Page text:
J. Press Spring 2017

This past week J. Press unveiled its Spring 2017 collection, the second in a row to feature the use of live models, which made their return last fall. It looks to be the same two models. the older not too old and the younger not too young. The looks feel current without being trendy, a great direction for the company. You can shop the new looks here.

And if you have any questions, leave them here and we’ll see if Ivy Style Millennial Fogey (occasional) columnist DCG, who works part-time at Press, can help get them answered. — CC

 

53 Comments on "J. Press Spring 2017"

  1. Those damn square shoulders that they can’t seem to get rid of.

  2. The suits shown are mostly made in the USA, good natural shoulders. The key is not, despite internet theories, solely an issue of how thick the shoulder pads are, but rather more dependent on how wide and at what angle to the body.

    Come see in person!

  3. The sockless look is just wrong.

  4. Going sans socks is a missed opportunity. So very much can be done with hosiery, as several bloggers can illuminate better than I (Will Boehlke, for one). Everyone is entitled to follow their star, of course; but, when one’s choice puts off others, then at least one should be aware of it. Then they can choose to cavalierly offend in an informed way rather than remaining ignorant and blithe.

  5. Looks like all if not most of the photos were taken walking around New Haven…

  6. Don’t understand rolling up the bottom of the pants. Not a good look

  7. A thoroughly modern couple…

  8. Some of the suits are nice. Some of the casual shots look a bit Fire Island to me.

    Will

  9. Sacksuit, funny I was thinking the same about the first and fourth images. Very nice suits. However, at the risk of being harangued by purists, I do not think that it is appropriate to a button down wear with a suit. I know that it’s an Ivy-thing because it’s a blend of sportswear and formal wear but that is one look I just don’t like.

  10. Very New England Trad, but not very original, I’m afraid. Thom Browne featured high water pants and lots of tipped sweaters in his Black Fleece collection for Brooks Brothers many years ago. Plus it was mostly made in the USA. I don’t mean to rain on your parade, but if J. Press is owned by the Japanese , and their iconic flap pocket shirts are made in Malaysia , then what makes them American?

  11. J. Press? Or J. Crew? Egads.

  12. I agree with Roger Sack. Not my view of soft shoulder jackets.

  13. Mitchell: the regular J Press shirts are made in usa, so there’s that…

    Doobie: that might have been a funny observation oh I don’t know 5 years ago? looks like press is trying to balance new stuff with old, nice southwick suits with some younger looking stuff, almost like it’s a business that wants to make money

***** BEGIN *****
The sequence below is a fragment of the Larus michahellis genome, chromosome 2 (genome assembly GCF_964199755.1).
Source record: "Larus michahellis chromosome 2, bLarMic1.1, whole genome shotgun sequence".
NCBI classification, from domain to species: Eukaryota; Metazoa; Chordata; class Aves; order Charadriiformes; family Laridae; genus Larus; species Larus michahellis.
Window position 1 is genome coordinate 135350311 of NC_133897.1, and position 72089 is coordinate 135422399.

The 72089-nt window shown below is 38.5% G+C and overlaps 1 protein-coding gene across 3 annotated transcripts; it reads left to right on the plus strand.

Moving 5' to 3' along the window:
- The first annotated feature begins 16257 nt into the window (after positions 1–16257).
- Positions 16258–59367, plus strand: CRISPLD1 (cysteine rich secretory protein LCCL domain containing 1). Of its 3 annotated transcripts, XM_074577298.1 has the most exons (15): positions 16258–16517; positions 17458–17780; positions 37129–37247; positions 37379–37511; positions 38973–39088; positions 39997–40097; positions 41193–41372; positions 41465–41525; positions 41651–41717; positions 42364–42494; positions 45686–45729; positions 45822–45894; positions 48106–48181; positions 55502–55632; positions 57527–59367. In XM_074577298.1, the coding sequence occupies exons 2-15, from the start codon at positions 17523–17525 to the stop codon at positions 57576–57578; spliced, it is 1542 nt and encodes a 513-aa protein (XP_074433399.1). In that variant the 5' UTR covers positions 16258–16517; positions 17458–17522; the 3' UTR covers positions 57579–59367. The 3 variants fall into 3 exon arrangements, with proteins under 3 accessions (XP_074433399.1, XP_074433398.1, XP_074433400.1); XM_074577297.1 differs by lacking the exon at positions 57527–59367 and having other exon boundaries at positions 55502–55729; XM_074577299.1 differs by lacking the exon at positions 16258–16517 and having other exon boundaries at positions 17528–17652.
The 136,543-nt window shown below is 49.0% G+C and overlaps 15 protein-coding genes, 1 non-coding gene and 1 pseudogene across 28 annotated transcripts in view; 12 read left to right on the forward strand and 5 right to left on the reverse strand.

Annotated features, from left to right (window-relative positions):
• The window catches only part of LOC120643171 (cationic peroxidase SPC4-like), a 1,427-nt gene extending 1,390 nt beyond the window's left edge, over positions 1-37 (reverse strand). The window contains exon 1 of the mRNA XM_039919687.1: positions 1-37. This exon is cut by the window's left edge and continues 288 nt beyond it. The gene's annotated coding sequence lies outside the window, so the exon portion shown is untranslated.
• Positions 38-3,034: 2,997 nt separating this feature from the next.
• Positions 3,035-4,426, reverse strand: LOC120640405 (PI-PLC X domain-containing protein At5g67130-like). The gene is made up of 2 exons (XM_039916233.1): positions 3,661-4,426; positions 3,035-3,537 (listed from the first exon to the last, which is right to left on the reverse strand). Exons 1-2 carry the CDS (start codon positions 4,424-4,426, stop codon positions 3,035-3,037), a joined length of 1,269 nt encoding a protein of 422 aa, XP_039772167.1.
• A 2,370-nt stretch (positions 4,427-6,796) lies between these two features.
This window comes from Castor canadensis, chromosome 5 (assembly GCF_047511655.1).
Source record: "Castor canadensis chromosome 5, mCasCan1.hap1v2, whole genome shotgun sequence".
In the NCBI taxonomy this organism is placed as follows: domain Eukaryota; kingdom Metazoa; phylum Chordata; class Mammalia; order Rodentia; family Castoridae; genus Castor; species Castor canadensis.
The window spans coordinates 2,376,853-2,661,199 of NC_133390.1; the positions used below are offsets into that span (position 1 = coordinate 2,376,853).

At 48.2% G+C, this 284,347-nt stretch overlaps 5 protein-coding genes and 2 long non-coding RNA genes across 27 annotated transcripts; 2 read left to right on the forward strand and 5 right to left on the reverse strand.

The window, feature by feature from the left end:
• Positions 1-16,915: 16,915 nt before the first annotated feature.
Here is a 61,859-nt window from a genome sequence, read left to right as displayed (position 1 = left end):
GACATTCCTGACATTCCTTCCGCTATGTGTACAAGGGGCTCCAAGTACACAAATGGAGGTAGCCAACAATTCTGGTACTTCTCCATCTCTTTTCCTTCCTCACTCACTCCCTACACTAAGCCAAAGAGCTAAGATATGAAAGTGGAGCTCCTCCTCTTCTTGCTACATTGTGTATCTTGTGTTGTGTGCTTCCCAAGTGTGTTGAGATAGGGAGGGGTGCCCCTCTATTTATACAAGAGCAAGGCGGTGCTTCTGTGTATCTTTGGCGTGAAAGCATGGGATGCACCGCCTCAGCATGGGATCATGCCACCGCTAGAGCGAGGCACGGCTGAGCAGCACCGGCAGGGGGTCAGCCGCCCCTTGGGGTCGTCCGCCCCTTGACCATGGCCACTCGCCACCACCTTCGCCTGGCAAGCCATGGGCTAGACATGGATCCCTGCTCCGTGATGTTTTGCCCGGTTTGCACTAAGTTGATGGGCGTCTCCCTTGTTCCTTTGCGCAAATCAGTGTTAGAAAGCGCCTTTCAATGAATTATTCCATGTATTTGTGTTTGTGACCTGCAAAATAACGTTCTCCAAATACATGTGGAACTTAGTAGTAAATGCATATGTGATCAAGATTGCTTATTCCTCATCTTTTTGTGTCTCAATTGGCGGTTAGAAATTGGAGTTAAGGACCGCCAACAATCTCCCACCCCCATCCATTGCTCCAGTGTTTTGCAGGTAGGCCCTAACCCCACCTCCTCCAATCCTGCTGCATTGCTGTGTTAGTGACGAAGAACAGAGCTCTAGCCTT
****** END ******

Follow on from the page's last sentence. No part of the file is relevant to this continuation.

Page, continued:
shoulder too wide on a couple of the jackets but others look great, looks like a living company trying things out instead of a dried husk dying with its old customers

  14. There’s something about these photos that REALLY throw it off for me.

  15. I like the photos. I like the sockless look. The shoulders on the jackets have a nice slope.

    A button-down collared shirt with a suit was, when I was coming of age in the early 1980s, part of the Brooks Brothers look. The Christmas 1985 Brooks Brothers catalogue says about their “button-down Polo collar shirt” that “we have perfected its making until it has become the definitive American business shirt.” It might not be part of your subculture, GS, and I certainly respect that, but it’s part of mine.

  16. I like this campaign and think it’s a good range for 2017. Not that it matters either way but I do think they look like a couple as well in the last picture!

  17. Batman and Robin

  18. The golfer jacket (5th photo down from top) looks like a Grenfell. Only a few years ago J Press sold the Grenfell version of the Harrington jacket, and Ben Silver still does, calling it a G9 jacket. There is some discussion as to whether the new Grenfell still produces the old legendary Grenfell cloth (google Paul Winston’s observations on this), but the jackets are excellent nonetheless.

    The difference is the price. Ben Silver sells the G9 jacket for $385, and up to a few days ago you could have purchased one on sale for considerably less. Grenfell’s UK website sells the golfer jacket, less VAT, for 291 pounds sterling, which is roughly $360. J Press is selling them for $495. So it’s expensive to begin with, but J Press is adding a considerable premium.

    I don’t know why retailers do this. Last fall Sid Mashburn was selling Drake’s panama weave ties for $185, which were simultaneously available at The Armoury and at Ben Silver for $40-$50 less. I got mine through Ben Silver.

  19. Guys, J Press is simply trying to show they have clothes for Trads and those who want an updated, more modern look. They’re honoring their past while trying to compete in today’s market.

    I presume they’re doing this so they can sell more clothes and keep the doors open, which are not odd goals for a company. Regardless, they’re trying to attract younger people, who just might see the Ivy Look for the first time and fall for it. That’s a good thing for preserving Ivy, right?